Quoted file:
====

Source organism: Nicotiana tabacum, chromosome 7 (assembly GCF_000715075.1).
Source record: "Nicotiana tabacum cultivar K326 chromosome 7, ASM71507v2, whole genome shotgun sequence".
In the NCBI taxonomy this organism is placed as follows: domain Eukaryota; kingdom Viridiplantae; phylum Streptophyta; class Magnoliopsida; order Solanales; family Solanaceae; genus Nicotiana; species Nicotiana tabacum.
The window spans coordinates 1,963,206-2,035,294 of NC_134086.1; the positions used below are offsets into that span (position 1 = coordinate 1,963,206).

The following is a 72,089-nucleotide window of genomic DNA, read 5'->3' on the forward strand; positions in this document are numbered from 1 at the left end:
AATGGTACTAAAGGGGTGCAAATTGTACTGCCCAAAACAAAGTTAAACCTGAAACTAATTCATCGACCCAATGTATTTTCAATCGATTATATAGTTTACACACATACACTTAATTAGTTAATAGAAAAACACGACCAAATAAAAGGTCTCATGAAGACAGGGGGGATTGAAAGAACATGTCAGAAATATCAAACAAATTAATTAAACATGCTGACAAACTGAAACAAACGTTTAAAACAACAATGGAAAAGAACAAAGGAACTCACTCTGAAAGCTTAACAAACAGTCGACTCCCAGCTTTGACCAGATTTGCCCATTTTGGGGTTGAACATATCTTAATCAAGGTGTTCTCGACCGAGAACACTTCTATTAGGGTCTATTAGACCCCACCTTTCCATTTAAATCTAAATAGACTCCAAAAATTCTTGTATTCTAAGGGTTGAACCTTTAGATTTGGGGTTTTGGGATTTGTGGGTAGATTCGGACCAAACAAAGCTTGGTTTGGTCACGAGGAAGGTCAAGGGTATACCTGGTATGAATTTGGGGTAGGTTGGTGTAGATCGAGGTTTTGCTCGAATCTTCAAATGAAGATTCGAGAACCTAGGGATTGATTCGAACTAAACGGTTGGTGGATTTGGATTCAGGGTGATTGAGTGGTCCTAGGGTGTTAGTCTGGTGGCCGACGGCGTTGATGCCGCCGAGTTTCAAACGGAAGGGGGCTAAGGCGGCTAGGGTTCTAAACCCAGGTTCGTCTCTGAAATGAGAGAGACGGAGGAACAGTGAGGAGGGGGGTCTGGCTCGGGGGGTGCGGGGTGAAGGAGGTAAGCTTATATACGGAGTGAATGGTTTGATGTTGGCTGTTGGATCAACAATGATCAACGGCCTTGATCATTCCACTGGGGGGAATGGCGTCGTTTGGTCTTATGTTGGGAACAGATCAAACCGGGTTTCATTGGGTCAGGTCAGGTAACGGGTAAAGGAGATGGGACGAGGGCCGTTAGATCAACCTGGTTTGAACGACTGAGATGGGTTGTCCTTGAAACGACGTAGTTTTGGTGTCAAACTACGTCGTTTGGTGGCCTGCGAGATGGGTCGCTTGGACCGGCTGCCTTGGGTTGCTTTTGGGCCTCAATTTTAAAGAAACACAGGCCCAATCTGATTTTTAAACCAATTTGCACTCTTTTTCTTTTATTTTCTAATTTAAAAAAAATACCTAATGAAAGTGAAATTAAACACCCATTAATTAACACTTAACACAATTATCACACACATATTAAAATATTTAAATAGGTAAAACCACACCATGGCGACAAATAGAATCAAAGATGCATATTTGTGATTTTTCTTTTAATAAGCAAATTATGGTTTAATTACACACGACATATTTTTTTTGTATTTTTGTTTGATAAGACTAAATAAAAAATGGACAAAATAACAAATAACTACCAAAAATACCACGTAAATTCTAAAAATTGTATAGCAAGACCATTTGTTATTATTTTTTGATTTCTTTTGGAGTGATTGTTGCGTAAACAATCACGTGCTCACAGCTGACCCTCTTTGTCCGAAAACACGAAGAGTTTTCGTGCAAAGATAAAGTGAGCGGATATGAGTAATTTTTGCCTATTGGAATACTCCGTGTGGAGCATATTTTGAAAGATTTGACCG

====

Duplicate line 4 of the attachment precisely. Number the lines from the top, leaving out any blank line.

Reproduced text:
The window spans coordinates 1,963,206-2,035,294 of NC_134086.1; the positions used below are offsets into that span (position 1 = coordinate 1,963,206).